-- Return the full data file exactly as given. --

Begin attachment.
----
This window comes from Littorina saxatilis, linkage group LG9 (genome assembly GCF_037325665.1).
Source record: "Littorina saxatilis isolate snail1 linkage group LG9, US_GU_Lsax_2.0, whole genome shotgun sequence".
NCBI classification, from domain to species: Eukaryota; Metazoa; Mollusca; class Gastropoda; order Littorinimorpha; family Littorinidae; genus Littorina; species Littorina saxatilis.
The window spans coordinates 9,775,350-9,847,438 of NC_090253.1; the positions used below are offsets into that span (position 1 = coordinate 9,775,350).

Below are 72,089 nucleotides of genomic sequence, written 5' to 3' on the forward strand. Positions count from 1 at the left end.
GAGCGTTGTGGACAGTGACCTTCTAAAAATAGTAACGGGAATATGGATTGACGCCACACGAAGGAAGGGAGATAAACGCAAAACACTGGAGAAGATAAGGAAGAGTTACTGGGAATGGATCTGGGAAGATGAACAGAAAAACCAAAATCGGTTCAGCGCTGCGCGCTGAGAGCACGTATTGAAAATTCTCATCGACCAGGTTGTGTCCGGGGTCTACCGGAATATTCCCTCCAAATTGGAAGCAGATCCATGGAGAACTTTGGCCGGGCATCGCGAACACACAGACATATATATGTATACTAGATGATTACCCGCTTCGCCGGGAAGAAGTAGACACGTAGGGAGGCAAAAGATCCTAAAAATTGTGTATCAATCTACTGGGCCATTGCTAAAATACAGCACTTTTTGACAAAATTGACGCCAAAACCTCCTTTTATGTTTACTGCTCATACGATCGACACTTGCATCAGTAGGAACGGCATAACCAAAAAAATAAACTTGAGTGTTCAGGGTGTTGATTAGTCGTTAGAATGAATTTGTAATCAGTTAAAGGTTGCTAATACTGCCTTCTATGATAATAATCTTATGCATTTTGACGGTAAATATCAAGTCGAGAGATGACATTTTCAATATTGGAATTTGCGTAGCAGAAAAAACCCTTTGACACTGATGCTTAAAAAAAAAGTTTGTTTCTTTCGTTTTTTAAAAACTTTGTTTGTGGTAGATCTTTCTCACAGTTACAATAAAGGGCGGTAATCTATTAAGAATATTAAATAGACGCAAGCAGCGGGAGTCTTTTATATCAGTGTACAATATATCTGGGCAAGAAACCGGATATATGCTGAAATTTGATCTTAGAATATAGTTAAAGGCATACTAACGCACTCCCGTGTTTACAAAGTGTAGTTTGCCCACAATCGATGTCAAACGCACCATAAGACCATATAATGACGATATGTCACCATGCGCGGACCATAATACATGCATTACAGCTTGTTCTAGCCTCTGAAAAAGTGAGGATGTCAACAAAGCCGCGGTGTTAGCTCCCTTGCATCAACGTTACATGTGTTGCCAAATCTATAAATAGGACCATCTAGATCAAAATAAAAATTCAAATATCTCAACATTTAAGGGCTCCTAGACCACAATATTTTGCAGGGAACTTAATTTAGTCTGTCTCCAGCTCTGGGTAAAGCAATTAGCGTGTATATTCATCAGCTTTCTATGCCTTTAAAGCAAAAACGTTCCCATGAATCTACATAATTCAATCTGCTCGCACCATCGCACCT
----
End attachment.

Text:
This window comes from Littorina saxatilis, linkage group LG9 (genome assembly GCF_037325665.1).
Source record: "Littorina saxatilis isolate snail1 linkage group LG9, US_GU_Lsax_2.0, whole genome shotgun sequence".
NCBI classification, from domain to species: Eukaryota; Metazoa; Mollusca; class Gastropoda; order Littorinimorpha; family Littorinidae; genus Littorina; species Littorina saxatilis.
The window spans coordinates 9,775,350-9,847,438 of NC_090253.1; the positions used below are offsets into that span (position 1 = coordinate 9,775,350).

Below are 72,089 nucleotides of genomic sequence, written 5' to 3' on the forward strand. Positions count from 1 at the left end.
GAGCGTTGTGGACAGTGACCTTCTAAAAATAGTAACGGGAATATGGATTGACGCCACACGAAGGAAGGGAGATAAACGCAAAACACTGGAGAAGATAAGGAAGAGTTACTGGGAATGGATCTGGGAAGATGAACAGAAAAACCAAAATCGGTTCAGCGCTGCGCGCTGAGAGCACGTATTGAAAATTCTCATCGACCAGGTTGTGTCCGGGGTCTACCGGAATATTCCCTCCAAATTGGAAGCAGATCCATGGAGAACTTTGGCCGGGCATCGCGAACACACAGACATATATATGTATACTAGATGATTACCCGCTTCGCCGGGAAGAAGTAGACACGTAGGGAGGCAAAAGATCCTAAAAATTGTGTATCAATCTACTGGGCCATTGCTAAAATACAGCACTTTTTGACAAAATTGACGCCAAAACCTCCTTTTATGTTTACTGCTCATACGATCGACACTTGCATCAGTAGGAACGGCATAACCAAAAAAATAAACTTGAGTGTTCAGGGTGTTGATTAGTCGTTAGAATGAATTTGTAATCAGTTAAAGGTTGCTAATACTGCCTTCTATGATAATAATCTTATGCATTTTGACGGTAAATATCAAGTCGAGAGATGACATTTTCAATATTGGAATTTGCGTAGCAGAAAAAACCCTTTGACACTGATGCTTAAAAAAAAAGTTTGTTTCTTTCGTTTTTTAAAAACTTTGTTTGTGGTAGATCTTTCTCACAGTTACAATAAAGGGCGGTAATCTATTAAGAATATTAAATAGACGCAAGCAGCGGGAGTCTTTTATATCAGTGTACAATATATCTGGGCAAGAAACCGGATATATGCTGAAATTTGATCTTAGAATATAGTTAAAGGCATACTAACGCACTCCCGTGTTTACAAAGTGTAGTTTGCCCACAATCGATGTCAAACGCACCATAAGACCATATAATGACGATATGTCACCATGCGCGGACCATAATACATGCATTACAGCTTGTTCTAGCCTCTGAAAAAGTGAGGATGTCAACAAAGCCGCGGTGTTAGCTCCCTTGCATCAACGTTACATGTGTTGCCAAATCTATAAATAGGACCATCTAGATCAAAATAAAAATTCAAATATCTCAACATTTAAGGGCTCCTAGACCACAATATTTTGCAGGGAACTTAATTTAGTCTGTCTCCAGCTCTGGGTAAAGCAATTAGCGTGTATATTCATCAGCTTTCTATGCCTTTAAAGCAAAAACGTTCCCATGAATCTACATAATTCAATCTGCTCGCACCATCGCACCT